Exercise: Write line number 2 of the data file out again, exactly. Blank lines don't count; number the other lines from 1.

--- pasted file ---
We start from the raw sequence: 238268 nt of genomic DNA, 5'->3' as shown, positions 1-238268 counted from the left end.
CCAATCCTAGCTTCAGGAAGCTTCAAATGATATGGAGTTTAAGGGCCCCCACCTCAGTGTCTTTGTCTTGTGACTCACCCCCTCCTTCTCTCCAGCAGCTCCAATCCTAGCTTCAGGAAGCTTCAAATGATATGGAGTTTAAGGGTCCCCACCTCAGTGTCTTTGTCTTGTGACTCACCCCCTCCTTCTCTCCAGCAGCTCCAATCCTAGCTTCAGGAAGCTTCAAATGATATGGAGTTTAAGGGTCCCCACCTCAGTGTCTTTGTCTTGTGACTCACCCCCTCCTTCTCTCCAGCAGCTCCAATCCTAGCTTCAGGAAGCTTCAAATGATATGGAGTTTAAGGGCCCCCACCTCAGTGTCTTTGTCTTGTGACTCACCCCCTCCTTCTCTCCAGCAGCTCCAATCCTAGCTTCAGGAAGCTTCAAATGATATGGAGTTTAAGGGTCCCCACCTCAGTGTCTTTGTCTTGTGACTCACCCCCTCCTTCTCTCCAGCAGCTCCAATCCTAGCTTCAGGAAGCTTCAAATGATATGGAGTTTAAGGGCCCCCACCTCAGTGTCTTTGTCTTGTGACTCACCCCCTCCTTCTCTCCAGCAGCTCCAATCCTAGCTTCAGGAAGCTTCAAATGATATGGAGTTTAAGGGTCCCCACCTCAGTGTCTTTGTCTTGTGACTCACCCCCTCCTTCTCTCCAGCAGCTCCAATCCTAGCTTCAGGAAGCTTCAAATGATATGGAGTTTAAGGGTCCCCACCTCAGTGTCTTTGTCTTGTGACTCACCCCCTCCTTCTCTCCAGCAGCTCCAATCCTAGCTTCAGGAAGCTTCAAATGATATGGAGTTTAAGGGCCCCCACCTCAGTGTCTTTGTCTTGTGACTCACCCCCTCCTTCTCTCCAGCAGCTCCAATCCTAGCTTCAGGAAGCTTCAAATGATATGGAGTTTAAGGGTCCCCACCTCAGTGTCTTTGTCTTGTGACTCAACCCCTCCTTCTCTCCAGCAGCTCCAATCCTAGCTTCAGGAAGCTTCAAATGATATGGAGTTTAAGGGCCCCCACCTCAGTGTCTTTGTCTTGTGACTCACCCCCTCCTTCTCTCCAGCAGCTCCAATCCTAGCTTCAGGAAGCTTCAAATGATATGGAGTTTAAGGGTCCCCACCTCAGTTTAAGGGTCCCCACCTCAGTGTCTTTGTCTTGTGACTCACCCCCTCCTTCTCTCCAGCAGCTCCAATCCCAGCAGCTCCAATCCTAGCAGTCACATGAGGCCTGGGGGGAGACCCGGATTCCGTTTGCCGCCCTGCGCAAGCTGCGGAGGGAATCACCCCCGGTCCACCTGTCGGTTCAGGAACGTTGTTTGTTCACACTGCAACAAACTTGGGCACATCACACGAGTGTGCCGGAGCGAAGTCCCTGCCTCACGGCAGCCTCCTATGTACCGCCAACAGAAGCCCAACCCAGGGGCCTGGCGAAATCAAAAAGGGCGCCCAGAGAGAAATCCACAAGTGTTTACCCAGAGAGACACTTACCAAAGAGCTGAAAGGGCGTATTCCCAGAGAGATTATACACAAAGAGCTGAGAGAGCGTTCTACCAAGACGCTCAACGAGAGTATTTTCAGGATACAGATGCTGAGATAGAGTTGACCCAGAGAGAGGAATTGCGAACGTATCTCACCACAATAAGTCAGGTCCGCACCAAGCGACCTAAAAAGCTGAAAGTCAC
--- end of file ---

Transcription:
CCAATCCTAGCTTCAGGAAGCTTCAAATGATATGGAGTTTAAGGGCCCCCACCTCAGTGTCTTTGTCTTGTGACTCACCCCCTCCTTCTCTCCAGCAGCTCCAATCCTAGCTTCAGGAAGCTTCAAATGATATGGAGTTTAAGGGTCCCCACCTCAGTGTCTTTGTCTTGTGACTCACCCCCTCCTTCTCTCCAGCAGCTCCAATCCTAGCTTCAGGAAGCTTCAAATGATATGGAGTTTAAGGGTCCCCACCTCAGTGTCTTTGTCTTGTGACTCACCCCCTCCTTCTCTCCAGCAGCTCCAATCCTAGCTTCAGGAAGCTTCAAATGATATGGAGTTTAAGGGCCCCCACCTCAGTGTCTTTGTCTTGTGACTCACCCCCTCCTTCTCTCCAGCAGCTCCAATCCTAGCTTCAGGAAGCTTCAAATGATATGGAGTTTAAGGGTCCCCACCTCAGTGTCTTTGTCTTGTGACTCACCCCCTCCTTCTCTCCAGCAGCTCCAATCCTAGCTTCAGGAAGCTTCAAATGATATGGAGTTTAAGGGCCCCCACCTCAGTGTCTTTGTCTTGTGACTCACCCCCTCCTTCTCTCCAGCAGCTCCAATCCTAGCTTCAGGAAGCTTCAAATGATATGGAGTTTAAGGGTCCCCACCTCAGTGTCTTTGTCTTGTGACTCACCCCCTCCTTCTCTCCAGCAGCTCCAATCCTAGCTTCAGGAAGCTTCAAATGATATGGAGTTTAAGGGTCCCCACCTCAGTGTCTTTGTCTTGTGACTCACCCCCTCCTTCTCTCCAGCAGCTCCAATCCTAGCTTCAGGAAGCTTCAAATGATATGGAGTTTAAGGGCCCCCACCTCAGTGTCTTTGTCTTGTGACTCACCCCCTCCTTCTCTCCAGCAGCTCCAATCCTAGCTTCAGGAAGCTTCAAATGATATGGAGTTTAAGGGTCCCCACCTCAGTGTCTTTGTCTTGTGACTCAACCCCTCCTTCTCTCCAGCAGCTCCAATCCTAGCTTCAGGAAGCTTCAAATGATATGGAGTTTAAGGGCCCCCACCTCAGTGTCTTTGTCTTGTGACTCACCCCCTCCTTCTCTCCAGCAGCTCCAATCCTAGCTTCAGGAAGCTTCAAATGATATGGAGTTTAAGGGTCCCCACCTCAGTTTAAGGGTCCCCACCTCAGTGTCTTTGTCTTGTGACTCACCCCCTCCTTCTCTCCAGCAGCTCCAATCCCAGCAGCTCCAATCCTAGCAGTCACATGAGGCCTGGGGGGAGACCCGGATTCCGTTTGCCGCCCTGCGCAAGCTGCGGAGGGAATCACCCCCGGTCCACCTGTCGGTTCAGGAACGTTGTTTGTTCACACTGCAACAAACTTGGGCACATCACACGAGTGTGCCGGAGCGAAGTCCCTGCCTCACGGCAGCCTCCTATGTACCGCCAACAGAAGCCCAACCCAGGGGCCTGGCGAAATCAAAAAGGGCGCCCAGAGAGAAATCCACAAGTGTTTACCCAGAGAGACACTTACCAAAGAGCTGAAAGGGCGTATTCCCAGAGAGATTATACACAAAGAGCTGAGAGAGCGTTCTACCAAGACGCTCAACGAGAGTATTTTCAGGATACAGATGCTGAGATAGAGTTGACCCAGAGAGAGGAATTGCGAACGTATCTCACCACAATAAGTCAGGTCCGCACCAAGCGACCTAAAAAGCTGAAAGTCAC